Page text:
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Neuralink said in the post Tuesday that its study, called the PRIME Study, is officially seeking patients since it received approval from an independent institutional review board and a hospital site. It’s the next step on Neuralink’s long road to market, and it comes after the startup recently received approval from the Food and Drug Administration in May to conduct its first in-human clinical study.
Patients who participate in the trial will have to undergo invasive brain surgery. Neuralink is building a brain implant that aims to help people with severe paralysis control external technologies using only neural signals. This means patients with severe degenerative diseases like ALS could eventually regain their ability to communicate with loved ones by moving cursors and typing with their minds.
“The initial goal of our BCI is to grant people the ability to control a computer cursor or keyboard using their thoughts alone,” the company said in the blog post. Neuralink did not immediately respond to CNBC’s request for comment.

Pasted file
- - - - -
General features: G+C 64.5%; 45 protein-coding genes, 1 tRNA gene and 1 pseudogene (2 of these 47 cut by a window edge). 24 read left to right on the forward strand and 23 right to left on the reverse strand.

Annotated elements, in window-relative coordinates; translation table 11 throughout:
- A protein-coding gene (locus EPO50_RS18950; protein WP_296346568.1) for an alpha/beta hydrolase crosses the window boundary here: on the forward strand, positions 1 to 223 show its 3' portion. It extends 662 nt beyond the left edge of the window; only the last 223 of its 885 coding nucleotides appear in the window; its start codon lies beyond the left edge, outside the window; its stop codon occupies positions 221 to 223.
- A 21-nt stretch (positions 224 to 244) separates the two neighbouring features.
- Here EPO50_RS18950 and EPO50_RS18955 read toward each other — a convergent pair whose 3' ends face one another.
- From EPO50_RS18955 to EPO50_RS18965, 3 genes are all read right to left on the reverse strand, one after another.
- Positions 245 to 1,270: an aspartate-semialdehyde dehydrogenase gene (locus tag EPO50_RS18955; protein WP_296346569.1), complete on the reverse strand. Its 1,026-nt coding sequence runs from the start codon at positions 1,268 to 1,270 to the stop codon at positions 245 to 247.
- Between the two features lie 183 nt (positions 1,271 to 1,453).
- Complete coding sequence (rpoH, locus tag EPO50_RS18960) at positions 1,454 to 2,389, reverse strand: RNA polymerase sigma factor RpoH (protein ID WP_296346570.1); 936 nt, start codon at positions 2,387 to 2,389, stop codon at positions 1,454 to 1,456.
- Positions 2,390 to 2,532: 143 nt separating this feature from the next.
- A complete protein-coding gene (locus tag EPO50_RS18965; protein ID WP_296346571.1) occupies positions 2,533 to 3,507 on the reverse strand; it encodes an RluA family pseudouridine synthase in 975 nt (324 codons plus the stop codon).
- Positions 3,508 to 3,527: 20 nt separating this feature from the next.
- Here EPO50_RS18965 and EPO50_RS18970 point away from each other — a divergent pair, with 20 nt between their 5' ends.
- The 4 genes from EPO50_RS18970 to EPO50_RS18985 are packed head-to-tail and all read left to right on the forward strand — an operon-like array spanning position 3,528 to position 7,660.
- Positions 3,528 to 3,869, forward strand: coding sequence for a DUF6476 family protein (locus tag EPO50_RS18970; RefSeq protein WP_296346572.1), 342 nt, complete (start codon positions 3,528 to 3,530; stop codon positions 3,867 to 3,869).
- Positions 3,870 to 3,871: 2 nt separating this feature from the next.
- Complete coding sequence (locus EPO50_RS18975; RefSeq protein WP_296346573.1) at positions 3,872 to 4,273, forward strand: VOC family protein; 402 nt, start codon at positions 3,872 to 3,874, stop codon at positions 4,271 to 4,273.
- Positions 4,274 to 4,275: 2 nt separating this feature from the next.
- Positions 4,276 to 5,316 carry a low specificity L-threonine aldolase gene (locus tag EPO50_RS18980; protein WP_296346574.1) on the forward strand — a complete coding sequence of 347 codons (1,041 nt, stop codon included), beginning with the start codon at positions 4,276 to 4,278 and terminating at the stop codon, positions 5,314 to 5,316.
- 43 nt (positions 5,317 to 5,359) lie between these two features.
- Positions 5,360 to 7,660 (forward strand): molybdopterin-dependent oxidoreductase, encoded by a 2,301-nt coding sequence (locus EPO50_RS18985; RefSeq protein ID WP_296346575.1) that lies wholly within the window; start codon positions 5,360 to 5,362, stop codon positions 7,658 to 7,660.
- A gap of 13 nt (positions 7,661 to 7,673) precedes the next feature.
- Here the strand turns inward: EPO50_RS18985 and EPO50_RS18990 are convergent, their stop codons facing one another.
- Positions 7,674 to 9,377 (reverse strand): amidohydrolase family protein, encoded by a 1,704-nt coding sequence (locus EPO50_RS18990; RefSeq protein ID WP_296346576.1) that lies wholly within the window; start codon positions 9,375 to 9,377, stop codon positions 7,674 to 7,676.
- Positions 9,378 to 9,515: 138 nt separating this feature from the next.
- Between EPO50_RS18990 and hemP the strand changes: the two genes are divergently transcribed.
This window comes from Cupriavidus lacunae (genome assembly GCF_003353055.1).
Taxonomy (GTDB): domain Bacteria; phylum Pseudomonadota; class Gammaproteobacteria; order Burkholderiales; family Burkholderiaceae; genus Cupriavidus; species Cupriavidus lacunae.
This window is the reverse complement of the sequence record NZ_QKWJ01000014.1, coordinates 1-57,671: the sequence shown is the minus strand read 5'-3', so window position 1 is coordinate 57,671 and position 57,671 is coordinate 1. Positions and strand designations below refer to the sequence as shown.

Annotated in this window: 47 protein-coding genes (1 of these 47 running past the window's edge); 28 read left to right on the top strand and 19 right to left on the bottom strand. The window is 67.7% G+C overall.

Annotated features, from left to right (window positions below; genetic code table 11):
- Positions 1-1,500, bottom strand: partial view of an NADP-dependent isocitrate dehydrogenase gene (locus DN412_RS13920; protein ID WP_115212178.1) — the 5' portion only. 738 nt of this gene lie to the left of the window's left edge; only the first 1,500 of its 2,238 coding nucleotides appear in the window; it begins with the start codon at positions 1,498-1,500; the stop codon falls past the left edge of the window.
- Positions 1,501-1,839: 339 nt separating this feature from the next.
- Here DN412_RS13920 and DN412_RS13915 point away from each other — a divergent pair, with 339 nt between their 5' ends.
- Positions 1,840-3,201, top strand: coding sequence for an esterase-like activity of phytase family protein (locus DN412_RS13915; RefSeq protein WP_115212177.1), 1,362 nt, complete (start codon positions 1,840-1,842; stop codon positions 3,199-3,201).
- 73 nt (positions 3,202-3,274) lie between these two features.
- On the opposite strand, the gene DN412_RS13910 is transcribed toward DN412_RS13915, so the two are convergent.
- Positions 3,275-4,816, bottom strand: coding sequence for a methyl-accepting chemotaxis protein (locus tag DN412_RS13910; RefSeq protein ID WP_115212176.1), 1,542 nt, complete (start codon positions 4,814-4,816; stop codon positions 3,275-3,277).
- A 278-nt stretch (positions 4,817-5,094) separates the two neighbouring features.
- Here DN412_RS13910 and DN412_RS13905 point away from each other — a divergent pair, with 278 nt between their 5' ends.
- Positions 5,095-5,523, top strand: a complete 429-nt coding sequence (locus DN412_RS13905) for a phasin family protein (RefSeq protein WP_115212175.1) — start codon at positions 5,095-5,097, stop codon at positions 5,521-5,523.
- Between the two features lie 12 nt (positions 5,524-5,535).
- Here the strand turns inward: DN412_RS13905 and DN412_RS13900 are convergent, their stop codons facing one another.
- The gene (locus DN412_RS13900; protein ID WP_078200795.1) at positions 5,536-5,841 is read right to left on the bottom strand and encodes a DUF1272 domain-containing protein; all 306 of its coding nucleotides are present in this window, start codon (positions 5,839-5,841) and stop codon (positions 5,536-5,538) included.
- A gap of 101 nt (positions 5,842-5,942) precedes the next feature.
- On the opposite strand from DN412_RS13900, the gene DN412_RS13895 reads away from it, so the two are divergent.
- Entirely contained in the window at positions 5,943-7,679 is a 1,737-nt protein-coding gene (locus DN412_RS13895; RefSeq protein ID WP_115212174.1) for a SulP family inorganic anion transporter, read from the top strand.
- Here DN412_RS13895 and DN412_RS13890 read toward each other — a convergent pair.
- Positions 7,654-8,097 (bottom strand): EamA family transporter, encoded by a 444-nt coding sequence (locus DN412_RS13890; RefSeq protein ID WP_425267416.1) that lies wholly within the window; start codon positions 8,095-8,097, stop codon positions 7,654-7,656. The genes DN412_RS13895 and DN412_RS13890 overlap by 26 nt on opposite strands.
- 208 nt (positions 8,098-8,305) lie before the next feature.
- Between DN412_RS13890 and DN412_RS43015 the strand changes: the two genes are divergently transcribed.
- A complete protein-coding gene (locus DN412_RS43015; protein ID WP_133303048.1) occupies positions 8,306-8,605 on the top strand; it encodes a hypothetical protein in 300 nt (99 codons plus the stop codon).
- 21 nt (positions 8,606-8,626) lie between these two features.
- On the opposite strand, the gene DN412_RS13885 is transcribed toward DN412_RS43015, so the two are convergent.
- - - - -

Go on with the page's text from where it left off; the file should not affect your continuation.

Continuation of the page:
Neuralink is part of the emerging brain-computer interface, or BCI, industry, which centers on systems that decipher brain signals and translate them into commands for external technologies. Several companies have developed promising systems that they hope to bring to market, but Neuralink is perhaps the best-known name in the space due to Musk himself, who is CEO of both Tesla and SpaceX.
As of September, no BCI company has managed to clinch the FDA’s final seal of approval. But by receiving the go-ahead to recruit for a study with human patients, Neuralink is one step closer.